Poverty alone is not a comprehensive marker of deprivation. Race, ethnicity, gender, religion, place of residence, disability status, age, HIVAIDS status, sexual orientation or other stigmatized markers, confer disadvantage that excludes people from a range of processes and opportunities.
Social exclusion (or marginalization) is social disadvantage and relegation to the fringe of society.
Social exclusion is the process in which individuals or entire communities of people are systematically blocked from (or denied full access to) various rights, opportunities and resources that are normally available to members of a different group, and which are fundamental to social integration within that particular group (e.g., housing, employment, healthcare, civic engagement, democratic participation, and due process).
Such exclusionary forms of discrimination may also apply to people with a disability, minorities, drug users, Care Leavers, "Person living with HIV Aids", or young people. Anyone who appears to deviate in any way from the "perceived norm" of a population may thereby become subject to coarse or subtle forms of social exclusion.
The outcome of social exclusion is that affected individuals or communities are prevented from participating fully in the economic, social, and political life of the society in which they live.
Social inclusion is central to ending extreme poverty and fostering shared prosperity.
Social inclusion is both an outcome and a process of improving the terms on which people take part in society.
CENGSSUD conducts research on the best strategies to talk about race in order to move racially equitable policies. CENGSSUD trains grassroots organizations, national advocacy organizations, and government agencies on how to talk about race effectively and socially exclusive.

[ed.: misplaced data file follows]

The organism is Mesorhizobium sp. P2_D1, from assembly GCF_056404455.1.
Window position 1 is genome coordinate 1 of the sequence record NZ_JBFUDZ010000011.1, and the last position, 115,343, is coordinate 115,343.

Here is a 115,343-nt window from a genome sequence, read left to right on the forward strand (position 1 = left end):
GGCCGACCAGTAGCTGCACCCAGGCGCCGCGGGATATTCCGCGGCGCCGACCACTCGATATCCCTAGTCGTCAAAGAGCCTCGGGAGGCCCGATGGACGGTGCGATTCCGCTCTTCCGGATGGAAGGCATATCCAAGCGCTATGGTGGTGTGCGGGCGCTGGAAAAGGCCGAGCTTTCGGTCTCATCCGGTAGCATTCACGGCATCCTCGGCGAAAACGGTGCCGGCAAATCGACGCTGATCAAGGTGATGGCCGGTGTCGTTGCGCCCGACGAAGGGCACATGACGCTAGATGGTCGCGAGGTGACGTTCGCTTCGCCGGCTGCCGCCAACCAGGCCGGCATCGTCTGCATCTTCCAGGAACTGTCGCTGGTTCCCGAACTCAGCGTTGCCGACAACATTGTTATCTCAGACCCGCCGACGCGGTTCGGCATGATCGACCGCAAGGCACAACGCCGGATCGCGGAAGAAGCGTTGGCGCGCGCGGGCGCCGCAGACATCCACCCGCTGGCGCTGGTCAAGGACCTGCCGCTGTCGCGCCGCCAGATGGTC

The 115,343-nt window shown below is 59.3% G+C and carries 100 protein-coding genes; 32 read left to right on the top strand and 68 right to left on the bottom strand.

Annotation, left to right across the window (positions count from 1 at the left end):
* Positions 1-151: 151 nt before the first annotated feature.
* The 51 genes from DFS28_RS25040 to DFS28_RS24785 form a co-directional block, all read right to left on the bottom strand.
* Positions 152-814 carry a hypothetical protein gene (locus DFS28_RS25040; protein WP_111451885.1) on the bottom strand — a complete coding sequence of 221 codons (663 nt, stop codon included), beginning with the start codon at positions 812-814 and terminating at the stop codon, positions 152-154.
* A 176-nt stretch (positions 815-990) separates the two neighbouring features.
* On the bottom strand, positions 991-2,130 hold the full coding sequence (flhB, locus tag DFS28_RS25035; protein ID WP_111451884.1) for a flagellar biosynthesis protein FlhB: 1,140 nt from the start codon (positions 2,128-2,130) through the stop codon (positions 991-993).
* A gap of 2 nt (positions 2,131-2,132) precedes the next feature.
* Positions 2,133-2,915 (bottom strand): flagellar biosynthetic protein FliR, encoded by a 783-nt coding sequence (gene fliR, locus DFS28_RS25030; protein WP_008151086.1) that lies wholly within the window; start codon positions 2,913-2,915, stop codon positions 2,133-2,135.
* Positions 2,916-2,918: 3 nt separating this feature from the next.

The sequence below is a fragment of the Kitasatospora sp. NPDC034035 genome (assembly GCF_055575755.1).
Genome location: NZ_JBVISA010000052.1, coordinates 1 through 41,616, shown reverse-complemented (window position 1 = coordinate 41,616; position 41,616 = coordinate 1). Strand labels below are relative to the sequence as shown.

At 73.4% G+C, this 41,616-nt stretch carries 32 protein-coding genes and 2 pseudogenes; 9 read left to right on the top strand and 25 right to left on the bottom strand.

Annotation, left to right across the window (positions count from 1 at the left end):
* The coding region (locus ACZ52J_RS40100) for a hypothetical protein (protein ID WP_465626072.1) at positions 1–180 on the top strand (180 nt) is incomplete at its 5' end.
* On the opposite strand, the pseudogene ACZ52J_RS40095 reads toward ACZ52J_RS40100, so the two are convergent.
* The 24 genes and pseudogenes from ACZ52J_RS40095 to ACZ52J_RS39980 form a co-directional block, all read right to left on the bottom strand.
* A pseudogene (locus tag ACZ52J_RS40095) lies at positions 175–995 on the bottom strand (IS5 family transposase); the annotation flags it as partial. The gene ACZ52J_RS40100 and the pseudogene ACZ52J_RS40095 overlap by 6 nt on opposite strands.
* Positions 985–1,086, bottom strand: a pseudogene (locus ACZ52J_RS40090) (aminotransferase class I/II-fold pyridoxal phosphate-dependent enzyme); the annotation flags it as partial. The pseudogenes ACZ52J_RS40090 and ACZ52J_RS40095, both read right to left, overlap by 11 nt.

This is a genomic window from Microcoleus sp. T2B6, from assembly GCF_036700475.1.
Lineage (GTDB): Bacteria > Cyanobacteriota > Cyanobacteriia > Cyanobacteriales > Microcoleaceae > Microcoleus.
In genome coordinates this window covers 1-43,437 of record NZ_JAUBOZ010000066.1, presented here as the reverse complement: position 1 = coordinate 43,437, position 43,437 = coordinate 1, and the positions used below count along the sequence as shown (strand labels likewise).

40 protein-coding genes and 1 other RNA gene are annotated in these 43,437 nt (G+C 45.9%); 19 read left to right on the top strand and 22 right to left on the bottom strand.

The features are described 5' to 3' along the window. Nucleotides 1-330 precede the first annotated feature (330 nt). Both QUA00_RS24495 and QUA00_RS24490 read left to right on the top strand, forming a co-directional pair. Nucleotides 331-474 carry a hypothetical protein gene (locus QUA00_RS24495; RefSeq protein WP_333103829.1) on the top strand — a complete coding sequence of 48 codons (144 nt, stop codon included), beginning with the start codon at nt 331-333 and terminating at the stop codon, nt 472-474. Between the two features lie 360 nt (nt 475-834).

We can build a vibrant and just society, but we must have policy ideas that transform what is possible. CENGSSUD works with our expert partners to understand the structures and systems that perpetuate the exclusion of communities of color, and shed light on the negative effects on us all. With our partners, we develop community-level solutions and national policy proposals. At CENGSSUD we believe both are essential to galvanize a movement to build an inclusive nation.
Social inclusion aims to empower poor and marginalized people to take advantage of burgeoning global opportunities. It ensures that people have a voice in decisions which affect their lives and that they enjoy equal access to markets, services and political, social and physical spaces.
Social inclusion is a central tenet in the World Bank Group's dual goals of ending extreme poverty by 2030 and promoting shared prosperity.
It is possible to construct a measure or a set of indicators, drawing from recent efforts and keeping in mind context-specificity.